How I Learned to Love… Myself.

How I Learned to Love… Myself.

Self love: possessing a regard for one’s own well-being and happiness. It is, thankfully, a topic more openly discussed and I believe more clearly understood.

When I was a young teenager, my idea of self love was warped. I thought self love was egotistical, selfish and indulgent. And as a self-aware 13 year old, I decided those certainly weren’t characteristics I wished to bear.

Over the next few years, I went to the other extreme. Throughout my teens, I developed an intense and irrational hatred of myself. I hated the way I looked, I hated my personality, the way I carried myself, my voice, my small teeth, my dull hair, my height, my smile. I loathed being trapped in my own skin.

As you can expect, I became exceptionally miserable. I denied myself so many good things- I wouldn’t see friends, I didn’t treat myself- if there was a risk I might enjoy tumblr_mv3jv1o8bv1sk2i16o1_500something, I would hesitate to attend. I didn’t deserve to be happy. I didn’t deserve to live as fully as other people do.

I don’t know where this deep set hatred came from. Perhaps inevitably, I became very ill and all of a sudden, my core beliefs about myself were being challenged by nurses and doctors. I developed anorexia at 16 and I soon realised that you cannot recover from an eating disorder without changing how you think. Over the course of the last 5 years I have fought my eating disorder and I have fought to regain respect and love for myself.

So, how did I come to accept, appreciate and love myself?

  • I began by changing the core beliefs I held about myself

We all have certain beliefs about ourselves. “I’m good at maths” or “I am intelligent” or “I am shy”. What we think about ourselves shapes how we behave; what I’m trying to say is that we believe what we tell ourselves. I had told myself I was stupid, pathetic, ugly over a number of years- and that is what I came to believe. No one is born with a deep seated hatred – for anything.

When I changed the way I spoke to myself, things changed.

Note: this is not easy. It can take years to alter the way you think and it is clear to see why. Habits die hard and negative thinking is a habit BUT it is not only possible but worth it.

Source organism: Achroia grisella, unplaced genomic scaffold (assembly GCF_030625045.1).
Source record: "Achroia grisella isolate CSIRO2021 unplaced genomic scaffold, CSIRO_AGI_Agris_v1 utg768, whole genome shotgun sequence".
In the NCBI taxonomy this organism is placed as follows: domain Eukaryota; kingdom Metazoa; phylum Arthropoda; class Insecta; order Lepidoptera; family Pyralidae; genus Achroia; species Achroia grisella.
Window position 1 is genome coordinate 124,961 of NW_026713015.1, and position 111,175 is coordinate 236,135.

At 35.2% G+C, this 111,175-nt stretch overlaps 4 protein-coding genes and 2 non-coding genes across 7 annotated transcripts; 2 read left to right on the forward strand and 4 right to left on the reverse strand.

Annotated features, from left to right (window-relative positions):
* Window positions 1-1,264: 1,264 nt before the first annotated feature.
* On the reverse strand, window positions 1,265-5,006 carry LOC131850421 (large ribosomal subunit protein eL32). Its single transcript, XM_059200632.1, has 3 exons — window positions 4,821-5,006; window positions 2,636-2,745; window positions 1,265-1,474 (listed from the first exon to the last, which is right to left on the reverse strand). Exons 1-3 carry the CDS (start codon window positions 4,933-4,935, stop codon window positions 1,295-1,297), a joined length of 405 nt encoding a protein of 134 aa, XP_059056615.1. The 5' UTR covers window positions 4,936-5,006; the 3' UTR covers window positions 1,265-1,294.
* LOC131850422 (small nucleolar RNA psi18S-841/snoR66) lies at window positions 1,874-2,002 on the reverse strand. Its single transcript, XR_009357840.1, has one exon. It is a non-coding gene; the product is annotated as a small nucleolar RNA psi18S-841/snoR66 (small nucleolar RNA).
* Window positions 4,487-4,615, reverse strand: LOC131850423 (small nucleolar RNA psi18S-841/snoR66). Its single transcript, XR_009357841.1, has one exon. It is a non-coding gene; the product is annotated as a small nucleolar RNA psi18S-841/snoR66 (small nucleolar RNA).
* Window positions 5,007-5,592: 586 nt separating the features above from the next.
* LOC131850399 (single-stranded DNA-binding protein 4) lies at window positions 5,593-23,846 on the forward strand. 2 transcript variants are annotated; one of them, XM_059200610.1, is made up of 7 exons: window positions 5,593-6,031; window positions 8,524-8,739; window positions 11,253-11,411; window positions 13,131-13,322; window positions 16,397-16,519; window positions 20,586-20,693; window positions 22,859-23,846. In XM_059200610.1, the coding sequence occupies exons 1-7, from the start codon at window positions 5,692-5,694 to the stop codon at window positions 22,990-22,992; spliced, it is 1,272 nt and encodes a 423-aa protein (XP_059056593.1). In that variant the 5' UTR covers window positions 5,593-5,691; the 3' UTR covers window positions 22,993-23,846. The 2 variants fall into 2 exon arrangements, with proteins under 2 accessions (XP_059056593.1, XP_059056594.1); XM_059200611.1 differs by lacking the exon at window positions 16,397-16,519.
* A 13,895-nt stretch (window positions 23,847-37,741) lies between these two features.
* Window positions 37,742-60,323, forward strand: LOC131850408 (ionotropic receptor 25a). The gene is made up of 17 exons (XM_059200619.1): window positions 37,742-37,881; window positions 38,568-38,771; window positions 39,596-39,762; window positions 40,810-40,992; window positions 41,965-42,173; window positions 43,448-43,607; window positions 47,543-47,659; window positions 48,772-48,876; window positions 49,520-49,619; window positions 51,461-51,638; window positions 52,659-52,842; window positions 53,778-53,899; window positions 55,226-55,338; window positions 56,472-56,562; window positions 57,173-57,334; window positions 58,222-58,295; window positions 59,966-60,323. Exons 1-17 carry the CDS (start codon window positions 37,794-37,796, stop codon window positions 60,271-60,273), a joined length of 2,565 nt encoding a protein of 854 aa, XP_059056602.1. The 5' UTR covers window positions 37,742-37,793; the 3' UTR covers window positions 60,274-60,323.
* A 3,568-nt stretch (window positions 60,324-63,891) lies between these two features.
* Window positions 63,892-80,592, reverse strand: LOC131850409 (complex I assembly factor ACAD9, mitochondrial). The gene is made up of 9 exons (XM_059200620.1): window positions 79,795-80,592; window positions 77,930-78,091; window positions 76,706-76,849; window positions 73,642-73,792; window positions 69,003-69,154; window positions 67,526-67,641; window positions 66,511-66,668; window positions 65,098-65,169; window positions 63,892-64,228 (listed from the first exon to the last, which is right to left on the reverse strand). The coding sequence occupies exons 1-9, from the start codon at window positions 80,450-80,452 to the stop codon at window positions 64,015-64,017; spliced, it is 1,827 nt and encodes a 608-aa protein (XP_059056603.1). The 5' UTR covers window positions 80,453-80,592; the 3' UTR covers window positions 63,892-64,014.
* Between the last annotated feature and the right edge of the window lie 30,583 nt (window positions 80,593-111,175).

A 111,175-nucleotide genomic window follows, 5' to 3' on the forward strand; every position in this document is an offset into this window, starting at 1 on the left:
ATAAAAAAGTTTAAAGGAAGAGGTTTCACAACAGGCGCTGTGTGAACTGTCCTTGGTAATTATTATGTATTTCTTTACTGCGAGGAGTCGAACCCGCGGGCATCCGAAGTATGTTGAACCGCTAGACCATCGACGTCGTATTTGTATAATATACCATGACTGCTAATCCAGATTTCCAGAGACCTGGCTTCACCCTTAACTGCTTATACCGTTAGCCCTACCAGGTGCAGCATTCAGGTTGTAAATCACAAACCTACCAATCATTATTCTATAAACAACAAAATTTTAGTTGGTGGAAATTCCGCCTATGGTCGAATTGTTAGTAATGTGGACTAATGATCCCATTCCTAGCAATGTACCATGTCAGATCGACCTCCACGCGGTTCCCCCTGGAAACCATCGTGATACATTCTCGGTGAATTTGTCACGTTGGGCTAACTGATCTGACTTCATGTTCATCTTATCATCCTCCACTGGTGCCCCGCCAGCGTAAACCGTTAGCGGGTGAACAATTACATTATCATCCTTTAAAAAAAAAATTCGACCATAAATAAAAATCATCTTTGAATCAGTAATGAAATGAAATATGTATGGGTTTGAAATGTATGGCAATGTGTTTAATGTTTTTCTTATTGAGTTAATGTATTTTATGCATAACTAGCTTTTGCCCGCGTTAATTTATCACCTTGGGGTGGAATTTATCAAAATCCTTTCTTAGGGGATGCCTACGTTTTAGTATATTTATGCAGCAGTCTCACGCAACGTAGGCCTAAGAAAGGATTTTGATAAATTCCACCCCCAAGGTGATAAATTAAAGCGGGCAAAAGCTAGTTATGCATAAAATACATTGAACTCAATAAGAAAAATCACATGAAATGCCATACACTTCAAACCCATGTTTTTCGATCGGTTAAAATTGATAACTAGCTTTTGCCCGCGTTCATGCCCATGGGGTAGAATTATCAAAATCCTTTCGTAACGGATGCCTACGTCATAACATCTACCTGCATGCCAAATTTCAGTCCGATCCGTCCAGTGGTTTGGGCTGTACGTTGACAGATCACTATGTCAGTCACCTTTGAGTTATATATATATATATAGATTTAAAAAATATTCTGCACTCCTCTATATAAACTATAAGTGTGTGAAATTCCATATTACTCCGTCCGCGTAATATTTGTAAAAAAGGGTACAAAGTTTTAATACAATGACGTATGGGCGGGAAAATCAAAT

• I challenge everything I think

I am now so aware of every negative thought that pops up. I have trained myself to watch for them and when they arise I tackle them head on. I ask “why?”, I rationalise, I approach and challenge my thoughts with logic rather than emotion.

  • I look for the positivesvptzp3g

In everything. If someone is looking at me do they have to be thinking “omg she is so ugly?” no, they could be thinking “nice hair, or nice jumper”. Don’t jump to conclusions and don’t seek out the bad things.

I eventually realised that I was unconsciously looking for negatives. In every interaction, in everything I saw. I trained myself to look in the mirror and pick out the “not so bad”, the things I “didn’t mind”. Eventually I learned to pick out things I liked.

  • I have given up with “perfection”

I’ll probably do a bigger post on perfection because its important, but for now: I realised that I was looking for something I would never find- no wonder I despised myself! I wanted to be really clever and so when I got a grade back which was less than 100% I would berate myself heavily. I wanted to have perfect hair, a thinner body and a smaller nose. I wanted to be perfect. And I never will be, perfectionism is a state of mind in that it can never be satiated. You never get there, if I got all I wanted, I would still find problems because of the state my mind was in. It’s a self perpetuating cycle. You can never win.

  • I practice gratitude

Instead of lamenting at my dry hair and putting my energies into sighing over what I am not, I look at what I do have. I have love in my life, I am healthy, I have family- and if you concentrate enough on this, your mindset begins to shift as you gain a bigger perspective on your being and your place in this life.

The flame of self hatred hasn’t gone out, I have merely reframed it, I have renamed it and changed its nature. It is love now, which I function on, not hate.

Without makeup, without a care in the world.

So this is me. I know how I would have looked at this photo a year ago, two years ago and beyond. I’d pick out the pasty complexion, the weird hair colour, my fat (or are they too thin here?) arms and my long nose.

Instead, I look at this photo now and I just see a woman. Perhaps she’s a bit too skinny (I’m working on that. See Operation Gain for more), but I am what I am. I took that photo a few days ago. I remember I was happy and I felt good.

In a way, it doesn’t matter what I look like. I look at the bigger picture these days. And having spent a lot of effort on making my life what it now is, I can smile and be proud.

Self love is a journey. And I know that isn’t what you want to hear but there are some things in life you have to fight through. You cannot take the short cut to this kind of destination. I wrongly thought that if I changed my exterior, my interior would follow suit. I was wrong. And no matter how hard I tried to change what I looked like – and believe me, I tried damn hard- I did not become happier. I did not.

It’s worth it. That’s all I can conclude. I no longer live in crippling despair and loathing. I no longer claw at my face, I no longer wish to be someone else.

Are you on the journey to self love?

What do you think is necessary to the journey?



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